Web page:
Brighton Waste House

SCHOOL-PUPILS-VISIT SUMMER-SCHOOL A32A1000Brighton Waste House, Brighton (United Kingdom) 2014

University of Brighton

The Brighton Waste House is the first permanent public building in Europe to be constructed from material the people threw away. It is a ‘live’ ongoing research project and permanent new design workshop focused on enabling open discussion and understanding of sustainable development. It is situated on campus at The University of Brighton’s College for Arts & Humanities at Grand Parade. Designed by Senior Lecturer and Architect Duncan Baker-Brown, together with undergraduate students, this project was built by apprentices from The Mears Group, students from City College Brighton & Hove and The Faculty of Arts as well as volunteers. In all over 350 students helped with the project.

One of the main aims of the project was to prove “that there is no such thing and waste, just stuff in the wrong place”. It is also an exercise in truly open accessible collaborative design and construction. This innovative low energy building was constructed completely by students & volunteers as young as 15 years old. Most were around 17 years old.

During the 12 month construction period the Waste House site was visited by more than 750 primary and secondary school pupils, many of which brought their old tooth brushes to help fill the wall cavities. Every pupil attended a presentation about the themes and issues relating to the project, i.e. sustainable design, locally sourced green materials v’s building with waste, and of course issues relating to circular metabolisms and in particular the Circular Economy.

Now an open design research studio, run in partnership with our colleagues delivering the Sustainable Design MA on campus, the Brighton Waste House is be available to schools, colleges and community groups for ‘green’ themed events and any interested parties can join in with sustainable design workshops and events curated by designers, artists, makers, builders, scientists writers-in-residence, whoever is interested.

Client: University of Brighton, City College Brighton and Hove, The Mears Group, Brighton & Hove City Council and an additional 35 other commercial partners

Tutors and Other Facilitators: Duncan Baker-Brown (Architect & Senior Lecturer), Prof. Anne Boddington (Dean College of Arts & Humanities), Nick Gant (Assistant Head EASE College of Arts & Humanities), Gem Barton (Interior Architecture Tutor University of Brighton), Cat Fletcher (FREEGLE UK), Gary Lester (MD The Mears Group), David Pendegrass (The Mears Group Site Agent), James Cryer (The Mears Group), Richard McKenzie (The Mears Group), Tom Dowds (Head of Curriculum City College), Nicola Sankey (City College), Ian Brown (Carpentry Tutor City College), Simon Coode (Electrics Tutor City College), Martin Randall (Brighton & Hove City Council)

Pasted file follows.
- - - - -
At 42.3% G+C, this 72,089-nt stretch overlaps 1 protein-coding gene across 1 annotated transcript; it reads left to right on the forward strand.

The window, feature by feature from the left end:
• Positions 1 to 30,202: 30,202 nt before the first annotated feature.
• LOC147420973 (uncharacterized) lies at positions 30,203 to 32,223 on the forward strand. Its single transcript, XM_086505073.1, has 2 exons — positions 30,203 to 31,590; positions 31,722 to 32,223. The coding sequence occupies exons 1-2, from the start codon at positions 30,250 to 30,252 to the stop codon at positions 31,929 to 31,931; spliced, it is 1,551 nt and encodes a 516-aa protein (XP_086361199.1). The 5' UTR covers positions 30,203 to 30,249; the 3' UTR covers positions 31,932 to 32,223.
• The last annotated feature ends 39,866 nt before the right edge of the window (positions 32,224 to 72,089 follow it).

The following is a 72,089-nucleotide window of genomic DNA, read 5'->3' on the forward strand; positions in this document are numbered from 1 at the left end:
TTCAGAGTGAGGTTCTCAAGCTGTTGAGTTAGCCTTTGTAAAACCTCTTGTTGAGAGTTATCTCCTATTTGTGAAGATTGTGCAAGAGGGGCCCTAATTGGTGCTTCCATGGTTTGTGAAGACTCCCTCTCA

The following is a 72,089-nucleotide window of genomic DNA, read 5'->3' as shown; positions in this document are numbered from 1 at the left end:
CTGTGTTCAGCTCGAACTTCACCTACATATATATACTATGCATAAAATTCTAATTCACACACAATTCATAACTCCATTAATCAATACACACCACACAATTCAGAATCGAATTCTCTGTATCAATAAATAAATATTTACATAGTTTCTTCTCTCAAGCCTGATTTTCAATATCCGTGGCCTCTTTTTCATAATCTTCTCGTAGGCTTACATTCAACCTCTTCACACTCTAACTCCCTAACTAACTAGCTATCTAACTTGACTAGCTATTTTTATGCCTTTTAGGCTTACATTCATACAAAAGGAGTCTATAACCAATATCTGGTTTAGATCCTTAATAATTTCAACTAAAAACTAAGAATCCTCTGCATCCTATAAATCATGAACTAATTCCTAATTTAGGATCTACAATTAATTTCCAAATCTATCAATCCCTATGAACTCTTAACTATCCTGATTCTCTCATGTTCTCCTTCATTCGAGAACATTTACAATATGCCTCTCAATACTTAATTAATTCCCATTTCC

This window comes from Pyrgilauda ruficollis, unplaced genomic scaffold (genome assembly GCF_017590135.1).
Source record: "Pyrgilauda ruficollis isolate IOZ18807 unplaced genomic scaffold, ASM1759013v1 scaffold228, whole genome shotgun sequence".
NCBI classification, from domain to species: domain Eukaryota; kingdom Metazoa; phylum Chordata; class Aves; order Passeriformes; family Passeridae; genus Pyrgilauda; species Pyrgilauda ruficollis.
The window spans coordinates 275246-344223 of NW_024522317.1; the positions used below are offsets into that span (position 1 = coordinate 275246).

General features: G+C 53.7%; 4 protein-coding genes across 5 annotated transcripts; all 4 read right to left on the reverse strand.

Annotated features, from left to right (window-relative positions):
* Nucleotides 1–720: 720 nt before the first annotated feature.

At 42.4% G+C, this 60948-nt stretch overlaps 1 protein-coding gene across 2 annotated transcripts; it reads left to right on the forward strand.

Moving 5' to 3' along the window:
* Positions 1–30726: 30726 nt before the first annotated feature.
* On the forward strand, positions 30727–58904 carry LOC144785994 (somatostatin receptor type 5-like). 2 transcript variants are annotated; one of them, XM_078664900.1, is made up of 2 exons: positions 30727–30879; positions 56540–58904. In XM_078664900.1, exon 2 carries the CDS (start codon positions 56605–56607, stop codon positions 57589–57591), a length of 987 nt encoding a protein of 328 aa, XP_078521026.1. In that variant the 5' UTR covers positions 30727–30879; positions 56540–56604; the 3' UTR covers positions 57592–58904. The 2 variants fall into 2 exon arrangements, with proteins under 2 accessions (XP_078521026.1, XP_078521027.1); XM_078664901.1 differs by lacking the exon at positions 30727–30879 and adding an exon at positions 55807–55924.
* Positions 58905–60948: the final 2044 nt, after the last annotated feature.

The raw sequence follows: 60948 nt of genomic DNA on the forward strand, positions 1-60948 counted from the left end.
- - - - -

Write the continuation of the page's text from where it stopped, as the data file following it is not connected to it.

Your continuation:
Students (Brighton School Of Architecture):  Ana Sidorova, Francis Naydler Beth Rodway, Aluiza Garabedyan, Katia Soltysiak, Bronwen Chatwin, Louise Fisher, Hannah Bradley, Rosie Barnes, Emily Downs, Abi Aldridge, Tash O’Byrne

Students (City College Brighton and Hove): James Tilley, Jason Reeves, Brian Clarke, Amber Coatsworth (Electrician), Chloe King (Electrician), Ellen Rutter (Electrician), Marina Elliot (Electrician), Ellis Steadman (Plasterer), Harry Carter (Multitrader), Philip Fagan (Multitrader), Matthew Fox (Multitrader), Reece Baker (Mears Apprentice), Max Lucas Scion (Mears Apprentice), Fionn Coggeran (Mears Carpenter), Sam Sharp (Mears Apprentice Carpenter)

Plus an additional 360 students and apprentices

Volunteers: Ryan Challen, Ty Jeffery, Samina Choudhury, Jonida Murataj (London Metropolitan University)

Research Question: Can one design and construct a permanent low energy (carbon negative even) building made out of material other people have discarded?… and can this be undertaken by young people learning design and construction skills? Also the end result is an on-gonig ‘live’ updatable research project and open debating venue for local schools, communities and businesses as well as students studying at the University of Brighton. The building raises awareness of the potentials of waste to be a valuable reusable resource. The bottom line is that the Brighton Waste House gets people thinking about where things originate from and where they end up. It also runs with the notion ” that there is no such thing as waste, just stuff in the wrong place!”



101+, Architecture, Client-funded, Collaboration, Commissioned, Curricular, Initiated by institution, Interior Architecture, Months, Permanent, Self-funded, Sponsorship, Students with tutor, Undergraduate, United Kingdom, University of Brighton